Listen to the data, not the sales pitch – the case for multi-metric staff surveys
- Big Data
- Human Resources
Visiting a client recently to discuss information needs from their next staff survey, I was asked the question “What do you think are the most important metrics we should be seeking from our staff survey?”
I think this is the wrong question. The most important metrics are the ones the data uncovers. And, if you are lucky, the data will uncover some blind spots too. In fact if it doesn’t do this you are probably using a pedestrian diagnostic.
Basic surveys lack insight and seldom engage key decision makers. “Unique metric” surveys can be downright dangerous. They measure something that is assumed to be important to you when, in fact, it may not be. They divert attention away from real issues and they can soon go out of vogue.
Multi-metric staff survey tools allow you to listen to the data, not the sales pitch. They provide three levels of metrics:
What exactly are “Strategic” metrics?
Strategic staff survey metrics inform the executive about the ability of the business to address its strategic goals and priorities – things that keep executives awake at night. They include items such as:
Without Strategic Metrics from your staff survey, getting executive engagement in the results will be difficult.
These are specially compiled metrics to address issues that could help explain business sluggishness, underperformance or low morale. In this category, our clients typically ask us to assess issues such as:
Accountability profile. This measures the effectiveness of business planning, performance management and change management
Answers the question: Is there real engagement in these critical business functions or simply “tick the box” compliance?
Innovation. This measures the effort that is committed to business improvement, and whether this effort formal or informal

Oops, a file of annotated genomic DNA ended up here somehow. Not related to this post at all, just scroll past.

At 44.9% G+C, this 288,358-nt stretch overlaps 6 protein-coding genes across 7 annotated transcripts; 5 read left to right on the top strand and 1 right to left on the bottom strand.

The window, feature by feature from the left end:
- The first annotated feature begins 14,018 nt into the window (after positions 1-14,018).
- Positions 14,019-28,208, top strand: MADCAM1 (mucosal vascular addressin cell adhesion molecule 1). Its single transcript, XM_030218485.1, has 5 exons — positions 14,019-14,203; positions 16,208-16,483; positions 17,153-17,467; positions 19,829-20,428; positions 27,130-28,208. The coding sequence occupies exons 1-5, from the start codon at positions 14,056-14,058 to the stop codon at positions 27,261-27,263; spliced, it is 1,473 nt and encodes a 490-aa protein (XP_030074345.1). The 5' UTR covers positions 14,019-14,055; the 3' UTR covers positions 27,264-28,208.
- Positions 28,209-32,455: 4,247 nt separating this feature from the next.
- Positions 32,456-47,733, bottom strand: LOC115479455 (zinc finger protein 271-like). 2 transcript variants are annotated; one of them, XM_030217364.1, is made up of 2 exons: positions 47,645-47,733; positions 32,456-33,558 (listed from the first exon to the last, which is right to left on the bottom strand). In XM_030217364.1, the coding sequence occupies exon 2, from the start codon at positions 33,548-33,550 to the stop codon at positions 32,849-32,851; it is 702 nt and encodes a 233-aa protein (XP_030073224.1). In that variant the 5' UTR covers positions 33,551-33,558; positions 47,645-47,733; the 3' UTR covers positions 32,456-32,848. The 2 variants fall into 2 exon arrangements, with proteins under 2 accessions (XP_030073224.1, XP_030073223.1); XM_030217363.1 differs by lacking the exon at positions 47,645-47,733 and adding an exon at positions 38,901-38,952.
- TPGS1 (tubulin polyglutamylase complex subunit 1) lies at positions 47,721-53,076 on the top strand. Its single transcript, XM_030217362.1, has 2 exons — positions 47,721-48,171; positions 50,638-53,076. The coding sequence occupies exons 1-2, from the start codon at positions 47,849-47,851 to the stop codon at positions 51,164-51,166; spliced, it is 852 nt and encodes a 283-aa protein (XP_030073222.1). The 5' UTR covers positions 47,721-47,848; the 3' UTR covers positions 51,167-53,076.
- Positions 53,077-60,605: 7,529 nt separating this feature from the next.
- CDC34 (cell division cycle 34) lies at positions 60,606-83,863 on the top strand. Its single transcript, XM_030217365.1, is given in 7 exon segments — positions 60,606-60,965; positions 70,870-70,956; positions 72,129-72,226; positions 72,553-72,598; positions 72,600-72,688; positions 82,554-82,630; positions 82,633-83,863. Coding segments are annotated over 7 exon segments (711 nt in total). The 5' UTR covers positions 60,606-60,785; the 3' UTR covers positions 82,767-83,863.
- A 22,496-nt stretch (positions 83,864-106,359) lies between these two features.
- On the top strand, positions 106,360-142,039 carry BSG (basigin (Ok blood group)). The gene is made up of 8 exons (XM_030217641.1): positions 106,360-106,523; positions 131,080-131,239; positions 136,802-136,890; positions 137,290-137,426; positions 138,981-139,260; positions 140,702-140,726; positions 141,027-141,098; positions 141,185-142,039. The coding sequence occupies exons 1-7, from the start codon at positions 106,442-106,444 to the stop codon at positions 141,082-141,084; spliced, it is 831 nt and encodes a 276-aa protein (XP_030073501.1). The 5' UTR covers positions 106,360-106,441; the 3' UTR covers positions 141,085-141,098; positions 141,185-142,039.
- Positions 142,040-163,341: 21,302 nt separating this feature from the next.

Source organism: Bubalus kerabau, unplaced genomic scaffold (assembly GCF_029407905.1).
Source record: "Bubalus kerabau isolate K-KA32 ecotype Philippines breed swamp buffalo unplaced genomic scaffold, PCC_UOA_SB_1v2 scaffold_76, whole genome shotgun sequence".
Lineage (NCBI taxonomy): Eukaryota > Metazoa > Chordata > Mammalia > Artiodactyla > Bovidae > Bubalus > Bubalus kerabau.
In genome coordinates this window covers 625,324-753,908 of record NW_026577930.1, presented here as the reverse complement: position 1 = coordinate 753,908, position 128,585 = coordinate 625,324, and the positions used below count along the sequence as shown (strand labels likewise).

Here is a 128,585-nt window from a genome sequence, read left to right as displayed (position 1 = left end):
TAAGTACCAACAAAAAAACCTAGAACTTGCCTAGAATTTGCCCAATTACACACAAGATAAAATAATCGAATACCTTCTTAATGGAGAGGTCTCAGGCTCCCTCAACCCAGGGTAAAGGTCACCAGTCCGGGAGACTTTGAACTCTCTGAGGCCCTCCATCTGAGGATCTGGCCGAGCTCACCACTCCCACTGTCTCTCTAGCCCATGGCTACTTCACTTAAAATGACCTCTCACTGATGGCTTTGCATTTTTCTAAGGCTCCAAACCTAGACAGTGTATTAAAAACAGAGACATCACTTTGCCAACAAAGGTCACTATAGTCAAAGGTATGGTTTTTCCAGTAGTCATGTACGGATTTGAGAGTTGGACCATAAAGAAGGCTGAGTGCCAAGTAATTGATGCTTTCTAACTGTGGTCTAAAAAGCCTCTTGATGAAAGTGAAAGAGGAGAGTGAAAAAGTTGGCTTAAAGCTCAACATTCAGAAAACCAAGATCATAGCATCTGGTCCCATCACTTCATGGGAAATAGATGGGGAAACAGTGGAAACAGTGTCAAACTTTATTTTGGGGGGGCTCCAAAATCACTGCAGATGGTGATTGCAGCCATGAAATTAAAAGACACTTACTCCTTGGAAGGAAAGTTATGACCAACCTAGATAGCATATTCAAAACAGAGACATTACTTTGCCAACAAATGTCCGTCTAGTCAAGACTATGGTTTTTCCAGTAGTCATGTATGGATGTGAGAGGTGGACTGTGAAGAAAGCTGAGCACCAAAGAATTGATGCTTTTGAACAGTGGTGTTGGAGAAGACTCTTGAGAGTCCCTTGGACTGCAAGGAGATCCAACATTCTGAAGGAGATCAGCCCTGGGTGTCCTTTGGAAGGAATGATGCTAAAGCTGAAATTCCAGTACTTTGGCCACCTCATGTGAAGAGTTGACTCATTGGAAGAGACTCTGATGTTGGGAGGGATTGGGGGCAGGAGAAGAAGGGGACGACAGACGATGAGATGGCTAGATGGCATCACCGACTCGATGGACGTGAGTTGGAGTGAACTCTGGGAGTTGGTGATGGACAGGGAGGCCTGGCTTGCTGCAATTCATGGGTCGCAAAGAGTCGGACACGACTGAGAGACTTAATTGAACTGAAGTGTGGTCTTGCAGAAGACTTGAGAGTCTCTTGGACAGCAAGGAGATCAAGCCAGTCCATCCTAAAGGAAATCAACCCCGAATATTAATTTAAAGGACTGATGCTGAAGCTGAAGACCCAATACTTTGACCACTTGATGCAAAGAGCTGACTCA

Answers the question: Is our approach to innovation consistent with our strategic direction? Will it address our current strategic priorities?
Manager support. Staff do not leave businesses, they leave managers they can’t work with. How effectively do your managers support staff across the business?
Answers the question: What is causing low morale and high staff turnover.
Gen Y profile. Baby Boomers and Gen X managers often have difficulty working effectively with Gen Y staff.
Answers the question: How well are we supporting and nurturing these future leaders of our business?
These are the standard analyses conducted in every staff survey. They are the equivalent of the standard health check you might have when you buy a life insurance policy. Generally they add little value other than as an ongoing indicator of the business’s organic wellbeing in terms of teamwork, communications, learning and development, basic work requirements and so on.
Check your survey
The overall message in this newsletter is “Listen to the data, not the sales pitch”.
- Does your survey tool provide data at all levels – Strategic, Hot Spot and basic metrics?
- Is the survey flexible enough to be aligned each year with shifting strategic priorities of the business?
- Is your executive blown away by the metrics you place in front of them from the staff survey? If not, do you need to add more Strategic and Hot Spot metrics?